From the November 1992 Harper's:
Mr. Reg Mellor, the "king of the ferret-leggers," paced across his tiny Yorkshire miner's cottage as he explained the rules of the English sport that he has come to dominate rather late in life. "Ay, lad," said the seventy-two-year-old champion, "no jockstraps allowed. No underpants-- nothin` whatsoever. And it's no good with tight trousers, mind ye. Little bah-stards have to be able to move around inside there from ankle to ankle."
Basically, ferret-legging involves the tying of a competitor's trousers at the ankles and the insertion into those trousers of a couple of peculiarly vicious fur-coated, foot-long carnivores called ferrets. The brave contestant's belt is then pulled tight, and he proceeds to stand there in front of the judges as long as he can, while animals with claws like hypodermic needles and teeth like number 16 carpet tacks try their damnedest to get out.
From a dark and obscure past, the sport has made an astonishing comeback in recent years. When I first heard about ferret-legging, in 1972, the world record stood at forty painful seconds of "keepin' 'em down," as they say in ferret-legging circles. A few years later the dreaded one-minute mark was finally surpassed. The current record-- implausible as it may seem--now stands at an awesome five hours and twenty-six minutes, a mark reached last year by the gaudily tattooed little Yorkshireman with the waxed military mustache who now stood two feet away from me explaining the technicalities of this burgeoning sport.
"The ferrets must have a full mouth o' teeth," Reg Mellor said as he fiddled with his belt., "No filing of the teeth; no clipping. No dope for you or the ferrets. You must be sober, and the ferrets must be hungry-- though any ferret'll eat yer eyes out even if he isn't hungry. So then, lad. Any more questions 'fore I poot a few down for ye?"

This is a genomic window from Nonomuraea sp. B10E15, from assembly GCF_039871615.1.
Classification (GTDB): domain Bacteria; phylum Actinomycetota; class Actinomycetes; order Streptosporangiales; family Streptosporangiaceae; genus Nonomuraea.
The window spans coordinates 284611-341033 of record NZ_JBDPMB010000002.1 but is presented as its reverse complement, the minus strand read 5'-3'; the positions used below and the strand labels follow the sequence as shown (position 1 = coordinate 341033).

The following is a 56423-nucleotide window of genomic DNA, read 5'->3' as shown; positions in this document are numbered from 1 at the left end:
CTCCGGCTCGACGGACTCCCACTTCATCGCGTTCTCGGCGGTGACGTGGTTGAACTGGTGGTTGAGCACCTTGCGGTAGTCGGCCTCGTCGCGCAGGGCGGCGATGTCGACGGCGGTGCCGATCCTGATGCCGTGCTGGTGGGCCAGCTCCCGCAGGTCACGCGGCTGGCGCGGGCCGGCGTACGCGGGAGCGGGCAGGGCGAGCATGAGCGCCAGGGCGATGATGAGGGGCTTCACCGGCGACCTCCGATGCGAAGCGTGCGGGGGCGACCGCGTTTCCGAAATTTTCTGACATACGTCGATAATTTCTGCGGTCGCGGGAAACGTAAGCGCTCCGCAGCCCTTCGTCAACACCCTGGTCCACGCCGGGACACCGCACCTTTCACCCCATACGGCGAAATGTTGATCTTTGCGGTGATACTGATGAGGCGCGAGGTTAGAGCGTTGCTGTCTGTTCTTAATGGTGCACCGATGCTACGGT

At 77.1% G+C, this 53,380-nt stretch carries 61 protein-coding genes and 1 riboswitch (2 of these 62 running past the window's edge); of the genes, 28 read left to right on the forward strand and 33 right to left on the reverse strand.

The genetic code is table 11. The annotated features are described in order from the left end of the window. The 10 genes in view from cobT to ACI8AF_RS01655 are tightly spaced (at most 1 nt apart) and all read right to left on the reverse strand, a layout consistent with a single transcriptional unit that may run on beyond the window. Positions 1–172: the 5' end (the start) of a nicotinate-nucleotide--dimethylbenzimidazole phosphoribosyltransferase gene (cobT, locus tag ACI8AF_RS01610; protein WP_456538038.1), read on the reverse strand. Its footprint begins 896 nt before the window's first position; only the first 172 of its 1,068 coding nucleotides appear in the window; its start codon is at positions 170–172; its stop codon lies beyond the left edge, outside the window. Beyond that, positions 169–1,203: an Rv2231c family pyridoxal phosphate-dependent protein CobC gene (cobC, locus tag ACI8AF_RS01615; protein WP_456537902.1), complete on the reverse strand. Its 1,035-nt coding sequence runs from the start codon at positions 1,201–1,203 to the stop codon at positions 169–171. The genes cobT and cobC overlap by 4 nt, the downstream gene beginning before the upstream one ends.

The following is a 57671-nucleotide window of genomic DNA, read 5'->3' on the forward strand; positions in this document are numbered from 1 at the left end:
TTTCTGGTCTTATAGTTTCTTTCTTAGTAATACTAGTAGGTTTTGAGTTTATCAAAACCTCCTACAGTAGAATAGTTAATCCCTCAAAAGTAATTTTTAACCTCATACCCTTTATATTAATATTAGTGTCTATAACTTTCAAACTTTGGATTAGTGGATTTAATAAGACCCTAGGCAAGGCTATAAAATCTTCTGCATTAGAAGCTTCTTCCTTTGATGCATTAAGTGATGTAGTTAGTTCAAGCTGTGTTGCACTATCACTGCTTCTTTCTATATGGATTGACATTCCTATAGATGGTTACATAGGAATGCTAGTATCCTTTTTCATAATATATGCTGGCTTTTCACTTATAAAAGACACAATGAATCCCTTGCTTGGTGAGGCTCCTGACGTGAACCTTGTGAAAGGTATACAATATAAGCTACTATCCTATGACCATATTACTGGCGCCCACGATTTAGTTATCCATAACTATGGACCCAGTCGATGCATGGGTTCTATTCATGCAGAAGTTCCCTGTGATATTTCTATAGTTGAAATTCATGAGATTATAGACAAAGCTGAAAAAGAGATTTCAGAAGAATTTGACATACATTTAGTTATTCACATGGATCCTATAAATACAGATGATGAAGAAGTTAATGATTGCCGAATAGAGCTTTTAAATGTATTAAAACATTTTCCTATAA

"Ay, whoot then?"
"Well, Reg," I said. "I think people in America will want to know. Well -- since you don't wear any protection -- and, well, I've heard a ferret can bite your thumb off. Do they ever -- you know?"
Reg's stiff mustache arched toward the ceiling under a sly grin. "You really want to know what they get up to down there, eh?" Reg said, looking for all the world like some workingman's Long John Silver. "Well, take a good look." Then Reg Mellor let his trousers fall around his ankles.
[ . . .]
Loyal to nothing that lives, the ferret has only one characteristic that might be deemed positive -- a tenacious, single-minded belief in finishing whatever it starts. That usually entails biting off whatever it bites.
[ . . .]
Reg Mellor, a man who has been more intimate with ferrets than many men have been with their wives, calls ferrets "cannibals, things that live only to kill, that'll eat your eyes out to get at your brain" at their worst and "untrustworthy" at their very best.
Reg says he observed with wonder the growing popularity of ferret-legging throughout the '70s. He had been hunting with ferrets in the verdant moors and dales outside of Barnsley for much of a century. Since a cold and wet ferret exterminates with a little less enthusiasm than a dry one, Reg used to keep his ferrets in his pants for hours when he hunted in the rain -- and it always rained where he hunted.
"The world record was sixty seconds. Sixty seconds! I can stick a ferret up me ass for longer than that."
As DH said after reading this: "Ow, ow, ow!" The ferrets' tenacity does explain why Danny wished he'd brought his ferrets on our field trip when we found the rabbit warren. I'm trying to think of any strange American 'sports' that are as weird as this, but can't right now.